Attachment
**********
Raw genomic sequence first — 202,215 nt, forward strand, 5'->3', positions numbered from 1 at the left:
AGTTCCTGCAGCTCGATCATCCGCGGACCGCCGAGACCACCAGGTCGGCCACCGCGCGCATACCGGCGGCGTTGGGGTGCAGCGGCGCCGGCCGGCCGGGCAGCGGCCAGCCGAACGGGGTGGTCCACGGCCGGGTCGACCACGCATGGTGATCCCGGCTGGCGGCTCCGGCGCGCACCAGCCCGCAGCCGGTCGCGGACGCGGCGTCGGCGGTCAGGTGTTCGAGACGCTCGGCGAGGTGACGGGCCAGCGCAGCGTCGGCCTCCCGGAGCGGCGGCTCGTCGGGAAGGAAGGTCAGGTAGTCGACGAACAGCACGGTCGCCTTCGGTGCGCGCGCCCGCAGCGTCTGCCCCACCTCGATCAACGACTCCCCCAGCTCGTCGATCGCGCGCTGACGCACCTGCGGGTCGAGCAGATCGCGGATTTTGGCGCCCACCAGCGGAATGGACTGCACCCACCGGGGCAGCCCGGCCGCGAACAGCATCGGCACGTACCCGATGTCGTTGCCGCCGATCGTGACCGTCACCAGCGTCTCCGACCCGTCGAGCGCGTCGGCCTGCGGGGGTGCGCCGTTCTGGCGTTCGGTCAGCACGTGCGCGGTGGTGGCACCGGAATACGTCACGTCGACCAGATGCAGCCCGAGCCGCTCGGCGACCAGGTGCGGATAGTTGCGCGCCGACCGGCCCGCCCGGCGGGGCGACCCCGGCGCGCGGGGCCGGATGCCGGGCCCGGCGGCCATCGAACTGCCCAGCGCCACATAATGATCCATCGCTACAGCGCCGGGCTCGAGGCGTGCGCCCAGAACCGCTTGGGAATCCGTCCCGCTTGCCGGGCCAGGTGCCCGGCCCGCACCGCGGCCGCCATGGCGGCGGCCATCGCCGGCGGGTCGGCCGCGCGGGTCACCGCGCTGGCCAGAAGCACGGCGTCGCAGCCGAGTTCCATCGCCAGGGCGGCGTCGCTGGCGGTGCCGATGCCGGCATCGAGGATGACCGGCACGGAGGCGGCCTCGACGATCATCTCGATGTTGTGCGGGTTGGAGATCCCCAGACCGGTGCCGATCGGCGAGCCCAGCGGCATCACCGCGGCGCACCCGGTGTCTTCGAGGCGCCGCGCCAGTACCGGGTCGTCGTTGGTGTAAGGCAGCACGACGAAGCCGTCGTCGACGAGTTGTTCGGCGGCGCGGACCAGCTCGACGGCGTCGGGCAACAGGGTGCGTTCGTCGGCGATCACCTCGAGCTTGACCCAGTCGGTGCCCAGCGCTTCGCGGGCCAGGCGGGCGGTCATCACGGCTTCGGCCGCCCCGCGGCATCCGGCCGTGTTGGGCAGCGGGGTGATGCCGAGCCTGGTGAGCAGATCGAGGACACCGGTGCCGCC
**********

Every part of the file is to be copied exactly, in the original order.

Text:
Raw genomic sequence first — 202,215 nt, forward strand, 5'->3', positions numbered from 1 at the left:
AGTTCCTGCAGCTCGATCATCCGCGGACCGCCGAGACCACCAGGTCGGCCACCGCGCGCATACCGGCGGCGTTGGGGTGCAGCGGCGCCGGCCGGCCGGGCAGCGGCCAGCCGAACGGGGTGGTCCACGGCCGGGTCGACCACGCATGGTGATCCCGGCTGGCGGCTCCGGCGCGCACCAGCCCGCAGCCGGTCGCGGACGCGGCGTCGGCGGTCAGGTGTTCGAGACGCTCGGCGAGGTGACGGGCCAGCGCAGCGTCGGCCTCCCGGAGCGGCGGCTCGTCGGGAAGGAAGGTCAGGTAGTCGACGAACAGCACGGTCGCCTTCGGTGCGCGCGCCCGCAGCGTCTGCCCCACCTCGATCAACGACTCCCCCAGCTCGTCGATCGCGCGCTGACGCACCTGCGGGTCGAGCAGATCGCGGATTTTGGCGCCCACCAGCGGAATGGACTGCACCCACCGGGGCAGCCCGGCCGCGAACAGCATCGGCACGTACCCGATGTCGTTGCCGCCGATCGTGACCGTCACCAGCGTCTCCGACCCGTCGAGCGCGTCGGCCTGCGGGGGTGCGCCGTTCTGGCGTTCGGTCAGCACGTGCGCGGTGGTGGCACCGGAATACGTCACGTCGACCAGATGCAGCCCGAGCCGCTCGGCGACCAGGTGCGGATAGTTGCGCGCCGACCGGCCCGCCCGGCGGGGCGACCCCGGCGCGCGGGGCCGGATGCCGGGCCCGGCGGCCATCGAACTGCCCAGCGCCACATAATGATCCATCGCTACAGCGCCGGGCTCGAGGCGTGCGCCCAGAACCGCTTGGGAATCCGTCCCGCTTGCCGGGCCAGGTGCCCGGCCCGCACCGCGGCCGCCATGGCGGCGGCCATCGCCGGCGGGTCGGCCGCGCGGGTCACCGCGCTGGCCAGAAGCACGGCGTCGCAGCCGAGTTCCATCGCCAGGGCGGCGTCGCTGGCGGTGCCGATGCCGGCATCGAGGATGACCGGCACGGAGGCGGCCTCGACGATCATCTCGATGTTGTGCGGGTTGGAGATCCCCAGACCGGTGCCGATCGGCGAGCCCAGCGGCATCACCGCGGCGCACCCGGTGTCTTCGAGGCGCCGCGCCAGTACCGGGTCGTCGTTGGTGTAAGGCAGCACGACGAAGCCGTCGTCGACGAGTTGTTCGGCGGCGCGGACCAGCTCGACGGCGTCGGGCAACAGGGTGCGTTCGTCGGCGATCACCTCGAGCTTGACCCAGTCGGTGCCCAGCGCTTCGCGGGCCAGGCGGGCGGTCATCACGGCTTCGGCCGCCCCGCGGCATCCGGCCGTGTTGGGCAGCGGGGTGATGCCGAGCCTGGTGAGCAGATCGAGGACACCGGTGCCGCC